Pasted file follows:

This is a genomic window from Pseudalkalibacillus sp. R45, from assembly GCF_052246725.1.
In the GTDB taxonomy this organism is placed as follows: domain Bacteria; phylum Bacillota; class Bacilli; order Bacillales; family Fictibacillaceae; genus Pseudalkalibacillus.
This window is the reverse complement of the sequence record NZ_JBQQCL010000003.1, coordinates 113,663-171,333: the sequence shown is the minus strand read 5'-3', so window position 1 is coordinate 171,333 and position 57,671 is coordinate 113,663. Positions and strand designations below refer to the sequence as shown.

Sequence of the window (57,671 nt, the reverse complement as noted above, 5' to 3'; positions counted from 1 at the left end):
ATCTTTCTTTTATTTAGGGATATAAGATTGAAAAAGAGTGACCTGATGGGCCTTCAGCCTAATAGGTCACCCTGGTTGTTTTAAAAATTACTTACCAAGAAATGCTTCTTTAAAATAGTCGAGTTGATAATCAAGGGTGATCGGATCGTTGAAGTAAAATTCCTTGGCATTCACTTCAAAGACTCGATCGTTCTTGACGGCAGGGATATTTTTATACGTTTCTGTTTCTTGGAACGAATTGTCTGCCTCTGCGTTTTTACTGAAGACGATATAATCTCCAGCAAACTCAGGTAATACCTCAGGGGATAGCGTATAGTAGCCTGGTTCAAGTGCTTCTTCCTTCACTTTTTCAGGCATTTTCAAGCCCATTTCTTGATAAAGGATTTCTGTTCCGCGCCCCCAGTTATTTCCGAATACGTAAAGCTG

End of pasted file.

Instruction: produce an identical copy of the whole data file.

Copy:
This is a genomic window from Pseudalkalibacillus sp. R45, from assembly GCF_052246725.1.
In the GTDB taxonomy this organism is placed as follows: domain Bacteria; phylum Bacillota; class Bacilli; order Bacillales; family Fictibacillaceae; genus Pseudalkalibacillus.
This window is the reverse complement of the sequence record NZ_JBQQCL010000003.1, coordinates 113,663-171,333: the sequence shown is the minus strand read 5'-3', so window position 1 is coordinate 171,333 and position 57,671 is coordinate 113,663. Positions and strand designations below refer to the sequence as shown.

Sequence of the window (57,671 nt, the reverse complement as noted above, 5' to 3'; positions counted from 1 at the left end):
ATCTTTCTTTTATTTAGGGATATAAGATTGAAAAAGAGTGACCTGATGGGCCTTCAGCCTAATAGGTCACCCTGGTTGTTTTAAAAATTACTTACCAAGAAATGCTTCTTTAAAATAGTCGAGTTGATAATCAAGGGTGATCGGATCGTTGAAGTAAAATTCCTTGGCATTCACTTCAAAGACTCGATCGTTCTTGACGGCAGGGATATTTTTATACGTTTCTGTTTCTTGGAACGAATTGTCTGCCTCTGCGTTTTTACTGAAGACGATATAATCTCCAGCAAACTCAGGTAATACCTCAGGGGATAGCGTATAGTAGCCTGGTTCAAGTGCTTCTTCCTTCACTTTTTCAGGCATTTTCAAGCCCATTTCTTGATAAAGGATTTCTGTTCCGCGCCCCCAGTTATTTCCGAATACGTAAAGCTG